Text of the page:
One of the most reliable candlestick formations is call the engulfing pattern. It is found often and is a stronger reversal indicator than most other signals.
It consists of two sessions. In the bear version, the first session is white and the second is black. The second opens higher and closer lower, "engulfing" the first session. The bull version is the opposite, a black session followed by a white. Again, the second session opens higher and closer lower, engulfing the previous black session. Both bear and bull varieties are shown in the illustration.
The two-session engulfing pattern is especially strong because it demonstrates that momentum is falling. So a bear engulfing appearing after an uptrend or a bull engulfing after a downtrend, each indicate that the price direction is about to turn and move in the opposite direction. The size of the two sessions also indicates the relative strength of what it foretells. For example, when the first session is relatively small and the second much longer on both sides, it is an especially strong reversal signal. If the first session is a very narrow day followed by a long candlestick, that is perhaps the strongest possible version of an engulfing pattern. In this case, the narrow-range day (NRD) represents uncertainly because price does not move much between the two sessions.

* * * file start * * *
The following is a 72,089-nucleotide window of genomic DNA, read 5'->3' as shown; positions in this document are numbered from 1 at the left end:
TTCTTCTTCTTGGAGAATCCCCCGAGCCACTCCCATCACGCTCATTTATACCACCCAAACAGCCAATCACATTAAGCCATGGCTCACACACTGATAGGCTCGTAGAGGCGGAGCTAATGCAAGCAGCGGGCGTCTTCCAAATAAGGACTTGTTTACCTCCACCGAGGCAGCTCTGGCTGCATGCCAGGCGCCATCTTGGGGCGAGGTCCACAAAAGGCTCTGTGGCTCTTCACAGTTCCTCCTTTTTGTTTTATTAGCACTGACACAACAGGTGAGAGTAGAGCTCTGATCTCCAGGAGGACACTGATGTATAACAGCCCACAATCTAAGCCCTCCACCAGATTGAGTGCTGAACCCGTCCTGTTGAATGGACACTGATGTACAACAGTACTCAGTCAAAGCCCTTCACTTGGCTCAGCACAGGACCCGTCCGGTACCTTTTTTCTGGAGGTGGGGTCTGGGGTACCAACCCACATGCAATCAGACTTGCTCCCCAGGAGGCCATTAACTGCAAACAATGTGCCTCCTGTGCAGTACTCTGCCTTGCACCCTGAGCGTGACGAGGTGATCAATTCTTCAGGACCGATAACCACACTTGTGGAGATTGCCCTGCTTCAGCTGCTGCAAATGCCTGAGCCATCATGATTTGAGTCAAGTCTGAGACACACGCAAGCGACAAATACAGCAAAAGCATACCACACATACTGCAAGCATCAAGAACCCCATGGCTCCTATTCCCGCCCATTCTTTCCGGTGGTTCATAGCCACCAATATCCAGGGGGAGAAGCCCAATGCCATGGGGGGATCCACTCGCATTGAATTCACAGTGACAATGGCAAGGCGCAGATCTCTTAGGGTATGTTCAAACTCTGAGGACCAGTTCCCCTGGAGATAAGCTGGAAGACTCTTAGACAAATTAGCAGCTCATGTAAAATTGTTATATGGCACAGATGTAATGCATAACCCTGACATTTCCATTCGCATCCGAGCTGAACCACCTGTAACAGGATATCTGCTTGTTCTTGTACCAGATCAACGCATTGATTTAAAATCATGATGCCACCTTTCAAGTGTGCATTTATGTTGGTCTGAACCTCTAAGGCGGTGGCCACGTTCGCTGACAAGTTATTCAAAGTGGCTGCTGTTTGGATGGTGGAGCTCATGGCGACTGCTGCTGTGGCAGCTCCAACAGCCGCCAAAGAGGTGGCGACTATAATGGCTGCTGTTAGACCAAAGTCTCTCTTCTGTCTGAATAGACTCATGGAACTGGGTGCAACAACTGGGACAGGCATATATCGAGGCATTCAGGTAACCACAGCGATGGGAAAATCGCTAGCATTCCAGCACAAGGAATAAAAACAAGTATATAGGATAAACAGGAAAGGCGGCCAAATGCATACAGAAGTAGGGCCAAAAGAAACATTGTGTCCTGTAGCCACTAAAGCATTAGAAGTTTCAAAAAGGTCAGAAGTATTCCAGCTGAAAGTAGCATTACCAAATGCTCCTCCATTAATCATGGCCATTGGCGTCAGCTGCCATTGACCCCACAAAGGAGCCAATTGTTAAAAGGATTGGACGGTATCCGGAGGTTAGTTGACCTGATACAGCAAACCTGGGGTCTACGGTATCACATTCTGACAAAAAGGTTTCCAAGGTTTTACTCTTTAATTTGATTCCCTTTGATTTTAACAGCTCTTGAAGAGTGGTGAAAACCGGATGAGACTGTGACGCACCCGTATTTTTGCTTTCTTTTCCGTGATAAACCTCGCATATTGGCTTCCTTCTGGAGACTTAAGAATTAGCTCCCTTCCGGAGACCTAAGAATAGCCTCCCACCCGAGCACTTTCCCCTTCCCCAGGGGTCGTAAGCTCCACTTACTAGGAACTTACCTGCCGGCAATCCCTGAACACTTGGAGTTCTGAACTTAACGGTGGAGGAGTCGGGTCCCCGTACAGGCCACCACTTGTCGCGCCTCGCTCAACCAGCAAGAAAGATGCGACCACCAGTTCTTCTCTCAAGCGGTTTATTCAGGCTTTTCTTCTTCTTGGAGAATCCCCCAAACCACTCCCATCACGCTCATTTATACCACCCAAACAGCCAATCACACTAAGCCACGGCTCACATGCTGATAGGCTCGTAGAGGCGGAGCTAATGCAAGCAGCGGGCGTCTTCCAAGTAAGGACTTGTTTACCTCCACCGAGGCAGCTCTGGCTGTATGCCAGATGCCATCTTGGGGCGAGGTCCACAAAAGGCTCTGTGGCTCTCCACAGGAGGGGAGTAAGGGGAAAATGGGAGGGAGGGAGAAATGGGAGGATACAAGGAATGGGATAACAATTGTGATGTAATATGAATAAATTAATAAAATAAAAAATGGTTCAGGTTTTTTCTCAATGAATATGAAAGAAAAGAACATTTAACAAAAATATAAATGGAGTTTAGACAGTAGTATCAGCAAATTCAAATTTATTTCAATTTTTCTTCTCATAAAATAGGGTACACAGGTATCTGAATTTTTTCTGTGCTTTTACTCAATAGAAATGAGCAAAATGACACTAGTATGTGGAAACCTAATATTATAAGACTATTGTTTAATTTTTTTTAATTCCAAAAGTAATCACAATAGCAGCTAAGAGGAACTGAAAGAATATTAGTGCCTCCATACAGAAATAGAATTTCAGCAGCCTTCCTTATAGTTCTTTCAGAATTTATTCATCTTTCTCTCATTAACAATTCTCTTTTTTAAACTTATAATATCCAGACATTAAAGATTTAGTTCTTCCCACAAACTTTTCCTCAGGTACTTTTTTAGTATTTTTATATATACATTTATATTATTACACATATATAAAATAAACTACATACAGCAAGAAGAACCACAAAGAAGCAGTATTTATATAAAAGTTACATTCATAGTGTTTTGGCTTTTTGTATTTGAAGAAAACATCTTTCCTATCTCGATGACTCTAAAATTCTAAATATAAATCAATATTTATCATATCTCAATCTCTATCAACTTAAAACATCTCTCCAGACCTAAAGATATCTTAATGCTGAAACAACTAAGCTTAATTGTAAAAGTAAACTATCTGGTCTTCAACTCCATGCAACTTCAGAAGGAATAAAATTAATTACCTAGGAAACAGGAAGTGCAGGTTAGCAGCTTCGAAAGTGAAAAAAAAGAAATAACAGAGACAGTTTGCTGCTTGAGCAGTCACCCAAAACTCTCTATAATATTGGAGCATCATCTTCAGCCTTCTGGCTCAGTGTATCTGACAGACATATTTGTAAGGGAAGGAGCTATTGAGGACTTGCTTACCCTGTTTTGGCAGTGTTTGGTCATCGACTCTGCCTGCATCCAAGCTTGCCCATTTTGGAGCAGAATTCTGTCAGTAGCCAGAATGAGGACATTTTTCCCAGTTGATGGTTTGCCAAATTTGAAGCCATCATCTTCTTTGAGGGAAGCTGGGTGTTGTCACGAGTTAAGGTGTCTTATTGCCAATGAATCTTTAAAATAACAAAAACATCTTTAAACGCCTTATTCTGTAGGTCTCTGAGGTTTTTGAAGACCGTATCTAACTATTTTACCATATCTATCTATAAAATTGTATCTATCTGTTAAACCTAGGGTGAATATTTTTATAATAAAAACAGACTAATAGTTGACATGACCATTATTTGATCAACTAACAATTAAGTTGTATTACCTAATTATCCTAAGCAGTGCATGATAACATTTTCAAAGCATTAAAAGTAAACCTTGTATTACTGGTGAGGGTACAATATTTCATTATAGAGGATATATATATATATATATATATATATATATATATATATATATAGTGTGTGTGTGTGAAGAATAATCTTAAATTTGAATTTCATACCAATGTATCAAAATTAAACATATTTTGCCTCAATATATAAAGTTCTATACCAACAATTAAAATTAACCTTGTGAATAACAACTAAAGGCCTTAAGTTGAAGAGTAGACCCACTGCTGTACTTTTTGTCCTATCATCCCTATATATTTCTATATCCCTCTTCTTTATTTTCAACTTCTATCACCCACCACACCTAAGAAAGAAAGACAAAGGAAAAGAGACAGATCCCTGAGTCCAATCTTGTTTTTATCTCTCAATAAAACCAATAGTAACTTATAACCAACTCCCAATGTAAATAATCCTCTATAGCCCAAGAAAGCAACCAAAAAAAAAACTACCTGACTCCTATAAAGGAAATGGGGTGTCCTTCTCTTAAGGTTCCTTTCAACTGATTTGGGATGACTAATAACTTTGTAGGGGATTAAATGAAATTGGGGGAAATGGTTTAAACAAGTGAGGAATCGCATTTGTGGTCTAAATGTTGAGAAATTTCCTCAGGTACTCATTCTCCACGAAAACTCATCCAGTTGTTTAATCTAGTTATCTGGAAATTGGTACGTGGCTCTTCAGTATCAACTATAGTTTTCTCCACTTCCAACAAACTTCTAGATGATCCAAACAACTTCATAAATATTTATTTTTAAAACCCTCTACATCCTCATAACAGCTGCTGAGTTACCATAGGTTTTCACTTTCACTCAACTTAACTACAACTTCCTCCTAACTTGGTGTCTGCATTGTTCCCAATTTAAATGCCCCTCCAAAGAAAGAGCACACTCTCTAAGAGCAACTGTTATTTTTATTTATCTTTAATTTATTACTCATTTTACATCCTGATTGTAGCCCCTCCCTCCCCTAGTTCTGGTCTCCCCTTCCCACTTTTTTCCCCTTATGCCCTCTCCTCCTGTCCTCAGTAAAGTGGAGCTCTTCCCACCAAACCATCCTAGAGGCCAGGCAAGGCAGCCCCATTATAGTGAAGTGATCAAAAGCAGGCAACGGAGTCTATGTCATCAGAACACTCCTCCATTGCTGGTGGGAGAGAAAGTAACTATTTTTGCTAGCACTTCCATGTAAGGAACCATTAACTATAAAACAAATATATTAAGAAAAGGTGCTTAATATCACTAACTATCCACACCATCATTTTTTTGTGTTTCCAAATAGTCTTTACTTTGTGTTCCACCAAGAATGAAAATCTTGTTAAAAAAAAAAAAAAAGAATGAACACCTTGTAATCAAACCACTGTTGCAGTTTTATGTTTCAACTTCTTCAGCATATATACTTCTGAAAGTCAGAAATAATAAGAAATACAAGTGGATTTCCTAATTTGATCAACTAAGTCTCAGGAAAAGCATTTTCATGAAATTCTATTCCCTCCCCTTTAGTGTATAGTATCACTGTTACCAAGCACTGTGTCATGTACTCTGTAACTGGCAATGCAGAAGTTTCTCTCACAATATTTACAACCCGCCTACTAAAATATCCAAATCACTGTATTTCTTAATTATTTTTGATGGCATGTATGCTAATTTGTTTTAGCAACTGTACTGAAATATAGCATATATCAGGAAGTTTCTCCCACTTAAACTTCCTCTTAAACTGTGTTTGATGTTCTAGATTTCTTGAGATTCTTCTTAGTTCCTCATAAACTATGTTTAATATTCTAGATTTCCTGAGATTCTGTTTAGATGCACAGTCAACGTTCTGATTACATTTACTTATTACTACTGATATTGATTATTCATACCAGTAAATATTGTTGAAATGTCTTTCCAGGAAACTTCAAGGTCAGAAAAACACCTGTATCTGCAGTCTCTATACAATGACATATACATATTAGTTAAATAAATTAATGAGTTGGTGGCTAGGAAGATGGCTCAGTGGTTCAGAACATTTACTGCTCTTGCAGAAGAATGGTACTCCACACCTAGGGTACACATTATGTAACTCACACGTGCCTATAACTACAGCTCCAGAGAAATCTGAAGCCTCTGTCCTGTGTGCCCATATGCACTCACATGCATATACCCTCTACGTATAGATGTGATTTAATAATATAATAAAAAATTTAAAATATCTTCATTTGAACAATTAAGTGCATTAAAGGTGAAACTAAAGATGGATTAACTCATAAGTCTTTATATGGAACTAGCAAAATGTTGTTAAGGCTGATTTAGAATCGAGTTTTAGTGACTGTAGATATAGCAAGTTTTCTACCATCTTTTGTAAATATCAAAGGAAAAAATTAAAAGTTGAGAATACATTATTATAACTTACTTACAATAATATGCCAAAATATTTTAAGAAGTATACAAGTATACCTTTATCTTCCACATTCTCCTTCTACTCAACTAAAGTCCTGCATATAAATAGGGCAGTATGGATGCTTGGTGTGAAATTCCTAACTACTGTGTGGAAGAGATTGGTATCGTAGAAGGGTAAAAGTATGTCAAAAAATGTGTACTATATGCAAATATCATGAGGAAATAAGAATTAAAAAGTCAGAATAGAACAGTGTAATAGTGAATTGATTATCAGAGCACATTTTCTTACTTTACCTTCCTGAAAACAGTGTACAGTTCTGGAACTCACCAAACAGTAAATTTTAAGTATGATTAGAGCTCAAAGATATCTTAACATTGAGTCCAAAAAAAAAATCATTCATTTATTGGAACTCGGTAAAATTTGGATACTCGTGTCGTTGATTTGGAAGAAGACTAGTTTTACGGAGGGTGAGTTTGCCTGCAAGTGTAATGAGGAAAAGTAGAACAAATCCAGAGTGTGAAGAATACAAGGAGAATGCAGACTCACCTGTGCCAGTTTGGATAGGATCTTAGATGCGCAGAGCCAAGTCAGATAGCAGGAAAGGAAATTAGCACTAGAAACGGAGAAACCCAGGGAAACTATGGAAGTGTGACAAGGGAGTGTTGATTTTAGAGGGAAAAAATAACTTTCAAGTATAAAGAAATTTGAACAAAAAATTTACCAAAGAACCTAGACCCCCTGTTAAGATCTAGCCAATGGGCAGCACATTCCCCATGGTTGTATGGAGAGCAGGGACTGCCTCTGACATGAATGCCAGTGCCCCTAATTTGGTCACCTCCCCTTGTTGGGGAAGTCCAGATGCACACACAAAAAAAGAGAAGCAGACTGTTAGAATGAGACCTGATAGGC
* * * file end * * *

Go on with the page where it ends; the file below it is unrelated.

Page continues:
A problem with all technical indicators is that they may fail. For this reason, traders need to be cautious in the timing of entry and exit decisions. Confirmation is essential as it is with any indicators, including candlesticks. The engulfing may confirm other indicators, or may itself by confirmed. The engulfing pattern is strongest when it appears at the conclusion of a traditional chart pattern testing support or resistance - such as head and shoulders or double top/bottom formations. When the attempted breakthrough fails, or when the signal completes and an engulfing pattern then appears, confirmation is especially noteworthy.
An equally important but more subtle feature of the engulfing pattern is the price gap between the two sessions. In the bear version, the second session opens after an upside gap at the opening and then moves down to close lower than the previous session's opening price. In the bull version, the second session opens lower than the close of the first, creating a downside gap; price then moves upward to closer higher than the previous day's opening price.
The pattern itself consisting of the different candlestick colors, the price gap, and the confirmation of other signals, is one of the most reliable of all candlestick reversal signals. As traders monitor a current uptrend or downtrend looking for early signs predicting a coming reversal, the engulfing pattern should be taken seriously as one signal likely to point to the precise point for reversal. Confirm with traditional tests of the trading range or with momentum oscillators such as RSI or MACD.
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